It’s been a rough economic year for many consumers, which has translated into a notably profitable economic year for the discount giant Walmart. The mega-retailer reported an 8.2 percent gain over last year’s sales for the third quarter, with shoppers both spending more overall and buying more stuff.
It may not be a surprise that a company known for great prices and deep discounts would do well in a time of record inflation. What’s notable is who is buying from Walmart now. About 75 percent of the retailer’s increase in sales is from shoppers making $100,000 or more per year.
With food inflation up 12.4 percent over a year ago, these well-off shoppers largely spend their dollars on groceries. Walmart’s grocery sales saw “mid-teens growth,” Walmart said in an earnings call, continuing a trend that began earlier in the year. “During a period of time when people are more sensitive to price, it makes sense that they would increase the amount of their wallet that would be coming to Walmart because of value,” said Walmart CEO Doug McMillon. “Regardless of income levels, families are more price-conscious now.”
Shoppers are “trading down” to save money, according to Walmart—increasing their spending on the store’s private-label items, which cost less than brand name alternatives. Consumers also bought less expensive proteins, like beans, peanut butter, and hot dogs, over more expensive options, along with cheaper versions of baking goods, baby food, and dog food.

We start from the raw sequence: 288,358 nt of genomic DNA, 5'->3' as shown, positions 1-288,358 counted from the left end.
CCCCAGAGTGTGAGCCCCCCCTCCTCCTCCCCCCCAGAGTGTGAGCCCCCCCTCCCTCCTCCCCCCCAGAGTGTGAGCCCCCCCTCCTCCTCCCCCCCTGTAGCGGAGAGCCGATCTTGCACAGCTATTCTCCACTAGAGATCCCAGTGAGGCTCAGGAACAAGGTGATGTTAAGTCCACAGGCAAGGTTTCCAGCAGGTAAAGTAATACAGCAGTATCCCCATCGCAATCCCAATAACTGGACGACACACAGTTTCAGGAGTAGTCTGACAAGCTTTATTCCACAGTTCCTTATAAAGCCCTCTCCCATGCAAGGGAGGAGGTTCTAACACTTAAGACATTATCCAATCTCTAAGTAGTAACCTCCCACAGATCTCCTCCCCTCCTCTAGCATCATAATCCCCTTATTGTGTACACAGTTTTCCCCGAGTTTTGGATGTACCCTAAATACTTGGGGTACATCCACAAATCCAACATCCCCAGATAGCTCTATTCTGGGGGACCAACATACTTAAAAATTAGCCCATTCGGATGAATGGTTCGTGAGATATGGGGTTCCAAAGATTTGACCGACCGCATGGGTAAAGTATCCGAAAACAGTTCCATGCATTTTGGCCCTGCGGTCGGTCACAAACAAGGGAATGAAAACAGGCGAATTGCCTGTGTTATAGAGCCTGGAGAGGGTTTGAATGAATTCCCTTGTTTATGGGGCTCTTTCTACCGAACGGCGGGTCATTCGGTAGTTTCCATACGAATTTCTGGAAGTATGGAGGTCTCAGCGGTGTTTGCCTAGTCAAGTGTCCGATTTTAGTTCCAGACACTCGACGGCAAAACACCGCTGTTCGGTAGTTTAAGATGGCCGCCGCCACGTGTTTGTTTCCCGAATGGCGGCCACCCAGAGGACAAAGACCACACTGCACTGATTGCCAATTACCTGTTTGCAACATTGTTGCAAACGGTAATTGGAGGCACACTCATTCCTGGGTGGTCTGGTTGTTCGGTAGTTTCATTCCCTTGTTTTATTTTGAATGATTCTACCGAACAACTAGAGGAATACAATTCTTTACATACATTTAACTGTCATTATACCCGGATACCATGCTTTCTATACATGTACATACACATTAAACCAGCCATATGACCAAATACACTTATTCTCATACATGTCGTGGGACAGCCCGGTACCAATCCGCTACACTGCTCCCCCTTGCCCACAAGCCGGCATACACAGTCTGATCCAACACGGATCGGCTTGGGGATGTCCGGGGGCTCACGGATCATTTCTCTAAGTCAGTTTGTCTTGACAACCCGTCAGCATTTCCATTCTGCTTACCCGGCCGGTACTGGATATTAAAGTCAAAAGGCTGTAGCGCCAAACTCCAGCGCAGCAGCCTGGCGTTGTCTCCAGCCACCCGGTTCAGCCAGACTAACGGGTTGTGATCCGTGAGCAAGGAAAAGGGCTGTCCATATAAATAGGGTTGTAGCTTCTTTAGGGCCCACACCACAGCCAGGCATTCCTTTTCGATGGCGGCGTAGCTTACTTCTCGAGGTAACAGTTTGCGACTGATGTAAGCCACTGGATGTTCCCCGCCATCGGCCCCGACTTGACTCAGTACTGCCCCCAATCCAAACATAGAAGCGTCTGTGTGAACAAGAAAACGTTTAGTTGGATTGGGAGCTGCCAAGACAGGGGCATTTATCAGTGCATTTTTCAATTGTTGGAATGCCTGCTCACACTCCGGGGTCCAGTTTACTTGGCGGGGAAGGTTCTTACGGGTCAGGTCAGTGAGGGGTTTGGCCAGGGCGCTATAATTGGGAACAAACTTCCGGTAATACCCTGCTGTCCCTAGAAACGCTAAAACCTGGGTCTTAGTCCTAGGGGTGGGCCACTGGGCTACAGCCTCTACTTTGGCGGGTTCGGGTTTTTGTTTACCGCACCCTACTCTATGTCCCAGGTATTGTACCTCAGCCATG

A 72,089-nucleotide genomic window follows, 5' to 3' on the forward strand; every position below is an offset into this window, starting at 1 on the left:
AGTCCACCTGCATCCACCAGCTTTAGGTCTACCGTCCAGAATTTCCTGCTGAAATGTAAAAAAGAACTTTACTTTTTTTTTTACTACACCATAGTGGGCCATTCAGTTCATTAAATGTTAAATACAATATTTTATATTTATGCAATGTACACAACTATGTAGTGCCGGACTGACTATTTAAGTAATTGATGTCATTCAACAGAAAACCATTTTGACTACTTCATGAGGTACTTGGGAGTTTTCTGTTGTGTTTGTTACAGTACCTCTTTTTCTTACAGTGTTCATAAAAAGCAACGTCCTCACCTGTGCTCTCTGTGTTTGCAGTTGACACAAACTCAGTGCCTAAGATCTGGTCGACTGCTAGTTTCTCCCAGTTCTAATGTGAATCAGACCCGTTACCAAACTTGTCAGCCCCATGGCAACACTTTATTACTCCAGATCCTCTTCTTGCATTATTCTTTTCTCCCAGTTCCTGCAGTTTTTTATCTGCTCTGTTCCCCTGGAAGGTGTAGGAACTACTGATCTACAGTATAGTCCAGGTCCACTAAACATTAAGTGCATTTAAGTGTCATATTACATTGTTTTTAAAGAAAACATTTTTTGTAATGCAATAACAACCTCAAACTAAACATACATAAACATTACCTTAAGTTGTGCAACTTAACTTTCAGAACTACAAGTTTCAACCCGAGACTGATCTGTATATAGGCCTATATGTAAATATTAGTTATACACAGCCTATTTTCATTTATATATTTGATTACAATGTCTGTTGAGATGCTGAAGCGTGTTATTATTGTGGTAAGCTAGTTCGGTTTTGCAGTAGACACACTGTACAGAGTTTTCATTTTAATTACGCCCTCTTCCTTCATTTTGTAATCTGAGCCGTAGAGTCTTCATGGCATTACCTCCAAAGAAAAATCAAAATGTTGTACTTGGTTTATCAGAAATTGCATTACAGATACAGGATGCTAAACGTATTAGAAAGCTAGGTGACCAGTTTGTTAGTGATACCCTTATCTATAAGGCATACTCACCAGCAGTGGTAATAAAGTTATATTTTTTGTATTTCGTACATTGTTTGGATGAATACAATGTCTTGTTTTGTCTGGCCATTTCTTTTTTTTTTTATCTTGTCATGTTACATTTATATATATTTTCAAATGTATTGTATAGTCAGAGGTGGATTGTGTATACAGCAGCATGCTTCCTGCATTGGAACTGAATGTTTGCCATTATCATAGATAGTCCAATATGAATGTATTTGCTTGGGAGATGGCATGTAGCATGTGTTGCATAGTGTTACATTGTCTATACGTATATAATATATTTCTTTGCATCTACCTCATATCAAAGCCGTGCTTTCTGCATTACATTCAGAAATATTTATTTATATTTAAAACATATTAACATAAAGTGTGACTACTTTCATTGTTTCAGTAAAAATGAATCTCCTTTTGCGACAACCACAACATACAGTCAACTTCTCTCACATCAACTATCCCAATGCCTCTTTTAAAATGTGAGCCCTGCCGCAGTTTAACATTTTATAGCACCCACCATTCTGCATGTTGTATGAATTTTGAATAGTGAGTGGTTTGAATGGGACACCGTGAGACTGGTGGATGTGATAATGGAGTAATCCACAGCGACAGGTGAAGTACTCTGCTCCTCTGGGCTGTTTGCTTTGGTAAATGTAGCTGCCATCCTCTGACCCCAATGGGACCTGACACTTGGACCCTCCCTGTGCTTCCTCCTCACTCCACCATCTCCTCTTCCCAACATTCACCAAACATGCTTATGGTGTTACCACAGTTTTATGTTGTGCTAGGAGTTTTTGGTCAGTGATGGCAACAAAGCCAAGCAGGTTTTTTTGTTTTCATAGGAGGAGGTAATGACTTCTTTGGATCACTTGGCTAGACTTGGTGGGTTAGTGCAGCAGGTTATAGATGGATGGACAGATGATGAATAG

The trick now is holding onto these new customers, something Walmart thinks it can do. “If we can stand tall during this period of time, we think they’ll keep coming back to us because we do have quality, we do have value, and we’ve created a lot more ways for them to save time in the store and with pickup and delivery,” McMillon said. “So, that’s what we’re out to do.”
- Why are high-income shoppers buying groceries at Walmart?
- What can Walmart do to hold onto these shoppers once financial strains lessen?
- How could Walmart translate increased grocery sales among high-income shoppers to more interest in other items, like apparel and electronics?
Sources: George Anderson, “Can Walmart Hold onto the New, Wealthier Customers It Is Picking Up?” RetailWire, November 16, 2022; Ines Ferré, “Walmart: $100K+ Income Households ‘Shopping with Us More Often’,” Yahoo, November 15, 2022; “Walmart Inc. (WMT) Q3 2023 Earnings Call Transcript,” fool.com, November 15, 2022; Avery Hartmans, “People Who Make More than $100,000 a Year Are Grocery Shopping at Walmart, and It’s Giving the Chain a Major Edge over Its Rivals,” Insider, November 20, 2022; Lauren Debter, “Walmart Attracting Wealthier Customers Looking for Cheaper Groceries as Inflation Rages,” Forbes, November 15, 2022